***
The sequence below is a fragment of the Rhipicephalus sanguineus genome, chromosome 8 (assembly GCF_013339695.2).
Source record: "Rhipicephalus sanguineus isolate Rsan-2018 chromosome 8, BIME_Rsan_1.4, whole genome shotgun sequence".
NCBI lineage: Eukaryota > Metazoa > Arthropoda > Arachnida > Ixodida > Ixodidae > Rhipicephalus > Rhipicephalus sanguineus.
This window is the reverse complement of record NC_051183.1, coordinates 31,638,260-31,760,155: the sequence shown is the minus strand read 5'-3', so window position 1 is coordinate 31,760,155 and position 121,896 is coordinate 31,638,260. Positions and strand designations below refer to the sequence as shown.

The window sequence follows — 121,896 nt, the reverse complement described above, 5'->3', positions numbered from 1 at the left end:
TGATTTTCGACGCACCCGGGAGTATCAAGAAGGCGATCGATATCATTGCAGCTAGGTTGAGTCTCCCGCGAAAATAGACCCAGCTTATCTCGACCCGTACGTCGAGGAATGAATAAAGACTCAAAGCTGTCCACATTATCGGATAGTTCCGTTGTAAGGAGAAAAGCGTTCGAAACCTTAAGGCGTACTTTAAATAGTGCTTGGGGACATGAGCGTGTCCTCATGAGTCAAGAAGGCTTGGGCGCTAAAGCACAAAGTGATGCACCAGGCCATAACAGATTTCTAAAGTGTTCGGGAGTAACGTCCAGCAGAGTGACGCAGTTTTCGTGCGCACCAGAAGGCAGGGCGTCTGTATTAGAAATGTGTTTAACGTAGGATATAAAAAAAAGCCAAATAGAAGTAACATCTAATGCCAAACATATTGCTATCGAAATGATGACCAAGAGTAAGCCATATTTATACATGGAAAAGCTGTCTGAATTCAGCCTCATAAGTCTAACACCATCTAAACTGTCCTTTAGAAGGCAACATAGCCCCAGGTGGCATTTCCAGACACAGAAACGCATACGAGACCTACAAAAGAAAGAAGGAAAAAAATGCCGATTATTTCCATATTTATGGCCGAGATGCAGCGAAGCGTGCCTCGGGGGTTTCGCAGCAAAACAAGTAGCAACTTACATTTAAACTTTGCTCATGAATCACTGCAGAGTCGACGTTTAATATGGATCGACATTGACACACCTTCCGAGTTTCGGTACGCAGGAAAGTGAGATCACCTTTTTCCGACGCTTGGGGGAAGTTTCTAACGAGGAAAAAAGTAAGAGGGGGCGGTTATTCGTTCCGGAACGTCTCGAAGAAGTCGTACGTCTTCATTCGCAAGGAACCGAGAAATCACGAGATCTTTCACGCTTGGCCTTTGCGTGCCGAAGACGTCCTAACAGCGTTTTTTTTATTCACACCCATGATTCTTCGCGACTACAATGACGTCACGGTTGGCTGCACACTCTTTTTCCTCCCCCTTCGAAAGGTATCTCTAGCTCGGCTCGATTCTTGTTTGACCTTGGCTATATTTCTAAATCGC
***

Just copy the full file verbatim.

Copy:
The sequence below is a fragment of the Rhipicephalus sanguineus genome, chromosome 8 (assembly GCF_013339695.2).
Source record: "Rhipicephalus sanguineus isolate Rsan-2018 chromosome 8, BIME_Rsan_1.4, whole genome shotgun sequence".
NCBI lineage: Eukaryota > Metazoa > Arthropoda > Arachnida > Ixodida > Ixodidae > Rhipicephalus > Rhipicephalus sanguineus.
This window is the reverse complement of record NC_051183.1, coordinates 31,638,260-31,760,155: the sequence shown is the minus strand read 5'-3', so window position 1 is coordinate 31,760,155 and position 121,896 is coordinate 31,638,260. Positions and strand designations below refer to the sequence as shown.

The window sequence follows — 121,896 nt, the reverse complement described above, 5'->3', positions numbered from 1 at the left end:
TGATTTTCGACGCACCCGGGAGTATCAAGAAGGCGATCGATATCATTGCAGCTAGGTTGAGTCTCCCGCGAAAATAGACCCAGCTTATCTCGACCCGTACGTCGAGGAATGAATAAAGACTCAAAGCTGTCCACATTATCGGATAGTTCCGTTGTAAGGAGAAAAGCGTTCGAAACCTTAAGGCGTACTTTAAATAGTGCTTGGGGACATGAGCGTGTCCTCATGAGTCAAGAAGGCTTGGGCGCTAAAGCACAAAGTGATGCACCAGGCCATAACAGATTTCTAAAGTGTTCGGGAGTAACGTCCAGCAGAGTGACGCAGTTTTCGTGCGCACCAGAAGGCAGGGCGTCTGTATTAGAAATGTGTTTAACGTAGGATATAAAAAAAAGCCAAATAGAAGTAACATCTAATGCCAAACATATTGCTATCGAAATGATGACCAAGAGTAAGCCATATTTATACATGGAAAAGCTGTCTGAATTCAGCCTCATAAGTCTAACACCATCTAAACTGTCCTTTAGAAGGCAACATAGCCCCAGGTGGCATTTCCAGACACAGAAACGCATACGAGACCTACAAAAGAAAGAAGGAAAAAAATGCCGATTATTTCCATATTTATGGCCGAGATGCAGCGAAGCGTGCCTCGGGGGTTTCGCAGCAAAACAAGTAGCAACTTACATTTAAACTTTGCTCATGAATCACTGCAGAGTCGACGTTTAATATGGATCGACATTGACACACCTTCCGAGTTTCGGTACGCAGGAAAGTGAGATCACCTTTTTCCGACGCTTGGGGGAAGTTTCTAACGAGGAAAAAAGTAAGAGGGGGCGGTTATTCGTTCCGGAACGTCTCGAAGAAGTCGTACGTCTTCATTCGCAAGGAACCGAGAAATCACGAGATCTTTCACGCTTGGCCTTTGCGTGCCGAAGACGTCCTAACAGCGTTTTTTTTATTCACACCCATGATTCTTCGCGACTACAATGACGTCACGGTTGGCTGCACACTCTTTTTCCTCCCCCTTCGAAAGGTATCTCTAGCTCGGCTCGATTCTTGTTTGACCTTGGCTATATTTCTAAATCGC